An Era of Unchecked Presidential Primaries

Posted in: Politics

Neither Senator Bernie Sanders, who has been driving the process for selecting the Democratic presidential nominee, nor businessman Donald Trump, who is similarly driving the Republican selection process, is in good standing with the political parties whose nominations they seek. Sanders is a long-time Democratic-Socialist and Trump might be called an ecumenical Republican, who has never before been active in GOP politics. So how is it that both are so deeply influencing the Democratic and Republican presidential races?

Arguments can be made that both Trump and Sanders—particularly Trump—have received a lot of free media coverage, which has clearly boosted their campaigns. Trump from the outset and Sanders from the time he started drawing large crowds at his campaign events. Trump has done it by being outrageous, more the nasty clown than presidential contender. Sanders has drawn attention by promising young people endless rainbows and free puppies, while attacking Hillary Clinton as unqualified to be president.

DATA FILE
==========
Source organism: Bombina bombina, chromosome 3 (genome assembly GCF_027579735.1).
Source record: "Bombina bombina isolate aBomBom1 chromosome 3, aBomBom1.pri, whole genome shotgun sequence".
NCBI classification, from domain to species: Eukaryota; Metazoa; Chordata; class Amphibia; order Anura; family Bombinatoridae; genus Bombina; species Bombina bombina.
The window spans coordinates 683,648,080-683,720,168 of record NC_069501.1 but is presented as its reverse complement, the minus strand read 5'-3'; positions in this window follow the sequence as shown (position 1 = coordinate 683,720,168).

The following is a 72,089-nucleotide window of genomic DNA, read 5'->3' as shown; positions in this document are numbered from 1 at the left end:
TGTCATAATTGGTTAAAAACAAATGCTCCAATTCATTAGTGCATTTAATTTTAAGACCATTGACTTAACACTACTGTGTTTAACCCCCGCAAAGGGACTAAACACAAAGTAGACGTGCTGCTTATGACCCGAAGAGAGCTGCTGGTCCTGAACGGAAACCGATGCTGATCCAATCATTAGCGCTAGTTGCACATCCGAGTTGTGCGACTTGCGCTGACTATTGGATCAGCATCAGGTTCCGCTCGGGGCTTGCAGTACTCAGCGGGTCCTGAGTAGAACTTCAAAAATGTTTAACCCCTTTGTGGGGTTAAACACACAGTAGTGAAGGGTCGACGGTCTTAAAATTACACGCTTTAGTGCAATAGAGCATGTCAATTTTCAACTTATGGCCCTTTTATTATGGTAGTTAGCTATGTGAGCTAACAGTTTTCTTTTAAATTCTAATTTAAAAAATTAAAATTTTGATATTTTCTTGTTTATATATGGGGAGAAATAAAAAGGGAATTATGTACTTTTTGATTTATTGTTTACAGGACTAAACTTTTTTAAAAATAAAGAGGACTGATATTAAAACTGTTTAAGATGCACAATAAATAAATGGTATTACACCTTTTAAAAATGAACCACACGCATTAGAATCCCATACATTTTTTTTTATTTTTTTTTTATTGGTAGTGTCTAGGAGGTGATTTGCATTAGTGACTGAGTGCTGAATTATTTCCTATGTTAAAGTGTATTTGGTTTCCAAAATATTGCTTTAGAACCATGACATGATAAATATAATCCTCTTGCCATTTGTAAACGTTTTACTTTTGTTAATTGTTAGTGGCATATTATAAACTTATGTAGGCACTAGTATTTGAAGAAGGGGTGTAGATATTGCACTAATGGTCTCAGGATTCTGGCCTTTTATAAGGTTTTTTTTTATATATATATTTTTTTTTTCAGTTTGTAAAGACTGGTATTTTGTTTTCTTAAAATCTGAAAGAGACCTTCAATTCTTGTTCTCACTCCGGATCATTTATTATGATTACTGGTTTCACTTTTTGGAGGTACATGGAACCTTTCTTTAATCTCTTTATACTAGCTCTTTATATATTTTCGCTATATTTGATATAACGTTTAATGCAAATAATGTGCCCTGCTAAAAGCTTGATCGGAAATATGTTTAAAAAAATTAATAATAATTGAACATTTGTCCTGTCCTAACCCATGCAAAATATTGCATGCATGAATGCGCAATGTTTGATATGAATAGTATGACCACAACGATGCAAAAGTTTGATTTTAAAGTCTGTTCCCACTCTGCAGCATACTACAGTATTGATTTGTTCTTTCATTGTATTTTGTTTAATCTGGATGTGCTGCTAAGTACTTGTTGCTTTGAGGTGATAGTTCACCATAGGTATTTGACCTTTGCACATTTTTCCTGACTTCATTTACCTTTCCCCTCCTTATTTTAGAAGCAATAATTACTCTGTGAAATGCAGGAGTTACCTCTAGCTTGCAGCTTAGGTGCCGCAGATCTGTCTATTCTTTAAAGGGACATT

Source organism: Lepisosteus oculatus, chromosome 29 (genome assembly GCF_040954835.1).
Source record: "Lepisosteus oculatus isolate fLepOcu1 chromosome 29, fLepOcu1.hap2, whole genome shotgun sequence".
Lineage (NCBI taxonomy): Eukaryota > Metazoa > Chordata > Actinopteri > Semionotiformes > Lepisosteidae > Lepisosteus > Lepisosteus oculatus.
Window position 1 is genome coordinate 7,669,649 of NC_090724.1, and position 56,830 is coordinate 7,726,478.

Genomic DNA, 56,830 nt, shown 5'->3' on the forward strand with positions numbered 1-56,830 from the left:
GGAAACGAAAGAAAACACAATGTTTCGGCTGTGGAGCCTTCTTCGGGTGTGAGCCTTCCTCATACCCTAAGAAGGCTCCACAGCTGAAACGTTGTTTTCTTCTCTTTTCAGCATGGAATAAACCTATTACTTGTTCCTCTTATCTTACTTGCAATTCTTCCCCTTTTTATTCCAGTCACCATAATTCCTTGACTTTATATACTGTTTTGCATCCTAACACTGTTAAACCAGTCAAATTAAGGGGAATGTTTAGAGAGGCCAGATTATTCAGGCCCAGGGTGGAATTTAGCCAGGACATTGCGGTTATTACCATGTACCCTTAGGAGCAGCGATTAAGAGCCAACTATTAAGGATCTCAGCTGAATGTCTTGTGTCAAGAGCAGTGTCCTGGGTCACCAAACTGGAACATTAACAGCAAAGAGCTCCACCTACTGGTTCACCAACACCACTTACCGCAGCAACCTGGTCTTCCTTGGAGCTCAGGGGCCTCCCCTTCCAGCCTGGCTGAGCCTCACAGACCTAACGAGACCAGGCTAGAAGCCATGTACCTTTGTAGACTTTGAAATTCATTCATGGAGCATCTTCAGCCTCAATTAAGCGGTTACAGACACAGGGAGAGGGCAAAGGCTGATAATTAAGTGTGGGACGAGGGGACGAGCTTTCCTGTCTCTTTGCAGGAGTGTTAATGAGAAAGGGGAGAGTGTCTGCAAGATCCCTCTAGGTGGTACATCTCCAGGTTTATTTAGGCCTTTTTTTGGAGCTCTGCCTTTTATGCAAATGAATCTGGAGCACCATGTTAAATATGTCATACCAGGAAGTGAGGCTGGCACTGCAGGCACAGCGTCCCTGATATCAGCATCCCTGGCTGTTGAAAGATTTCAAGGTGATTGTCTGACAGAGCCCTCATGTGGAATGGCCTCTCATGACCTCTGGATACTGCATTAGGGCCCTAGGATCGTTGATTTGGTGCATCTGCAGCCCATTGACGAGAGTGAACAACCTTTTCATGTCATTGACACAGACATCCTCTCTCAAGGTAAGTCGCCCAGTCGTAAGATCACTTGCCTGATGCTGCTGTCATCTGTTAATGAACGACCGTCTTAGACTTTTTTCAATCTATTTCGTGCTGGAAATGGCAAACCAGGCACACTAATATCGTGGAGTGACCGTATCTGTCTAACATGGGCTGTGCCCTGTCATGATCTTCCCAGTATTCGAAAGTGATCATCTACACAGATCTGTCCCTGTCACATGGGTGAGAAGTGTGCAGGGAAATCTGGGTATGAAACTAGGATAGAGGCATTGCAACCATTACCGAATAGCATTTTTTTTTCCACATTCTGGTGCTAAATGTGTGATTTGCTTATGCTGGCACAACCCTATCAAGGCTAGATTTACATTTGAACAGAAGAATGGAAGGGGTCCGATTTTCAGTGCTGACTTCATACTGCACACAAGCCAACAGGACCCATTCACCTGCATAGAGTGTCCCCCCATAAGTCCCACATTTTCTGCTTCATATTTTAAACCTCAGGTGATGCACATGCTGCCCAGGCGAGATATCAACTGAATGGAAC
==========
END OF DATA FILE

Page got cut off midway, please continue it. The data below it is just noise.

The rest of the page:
Sanders, who has raised over $100 million in small contributions, is not sharing his money with the Democratic Party. The self-funding Trump, who is loaning money to his campaign, is doing nothing financially for the Republican Party. And neither candidate is spending great amounts on their campaigns in comparisons with other candidates. See, for example, Jeb Bush who burned through some $100 million that got him nowhere. So it has not been money that thrust Sanders or Trump to the forefront of their races against the wishes of most long-time Democrats and Republicans, nor has it been their unique charisma or the power of their messages. Both are horrible speakers and both reside at the ideological extremes of the parties they want to represent.